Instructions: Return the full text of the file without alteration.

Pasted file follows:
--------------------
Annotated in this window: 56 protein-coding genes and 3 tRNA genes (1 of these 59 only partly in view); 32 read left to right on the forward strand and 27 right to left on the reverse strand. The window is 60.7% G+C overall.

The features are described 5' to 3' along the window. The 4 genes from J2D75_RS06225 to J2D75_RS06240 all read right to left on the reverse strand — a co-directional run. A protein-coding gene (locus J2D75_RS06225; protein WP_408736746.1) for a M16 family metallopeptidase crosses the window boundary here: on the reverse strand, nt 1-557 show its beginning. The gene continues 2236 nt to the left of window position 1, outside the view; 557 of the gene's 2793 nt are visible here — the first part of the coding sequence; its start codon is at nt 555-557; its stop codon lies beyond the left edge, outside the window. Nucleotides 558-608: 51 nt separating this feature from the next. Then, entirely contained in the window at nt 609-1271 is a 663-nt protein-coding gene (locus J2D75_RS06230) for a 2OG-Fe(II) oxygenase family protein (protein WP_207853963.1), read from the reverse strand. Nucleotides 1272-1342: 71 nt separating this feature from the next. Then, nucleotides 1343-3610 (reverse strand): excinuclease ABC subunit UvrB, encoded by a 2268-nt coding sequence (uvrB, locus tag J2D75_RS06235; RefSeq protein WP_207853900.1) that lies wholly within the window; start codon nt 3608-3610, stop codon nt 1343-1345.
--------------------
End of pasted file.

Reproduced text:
Annotated in this window: 56 protein-coding genes and 3 tRNA genes (1 of these 59 only partly in view); 32 read left to right on the forward strand and 27 right to left on the reverse strand. The window is 60.7% G+C overall.

The features are described 5' to 3' along the window. The 4 genes from J2D75_RS06225 to J2D75_RS06240 all read right to left on the reverse strand — a co-directional run. A protein-coding gene (locus J2D75_RS06225; protein WP_408736746.1) for a M16 family metallopeptidase crosses the window boundary here: on the reverse strand, nt 1-557 show its beginning. The gene continues 2236 nt to the left of window position 1, outside the view; 557 of the gene's 2793 nt are visible here — the first part of the coding sequence; its start codon is at nt 555-557; its stop codon lies beyond the left edge, outside the window. Nucleotides 558-608: 51 nt separating this feature from the next. Then, entirely contained in the window at nt 609-1271 is a 663-nt protein-coding gene (locus J2D75_RS06230) for a 2OG-Fe(II) oxygenase family protein (protein WP_207853963.1), read from the reverse strand. Nucleotides 1272-1342: 71 nt separating this feature from the next. Then, nucleotides 1343-3610 (reverse strand): excinuclease ABC subunit UvrB, encoded by a 2268-nt coding sequence (uvrB, locus tag J2D75_RS06235; RefSeq protein WP_207853900.1) that lies wholly within the window; start codon nt 3608-3610, stop codon nt 1343-1345.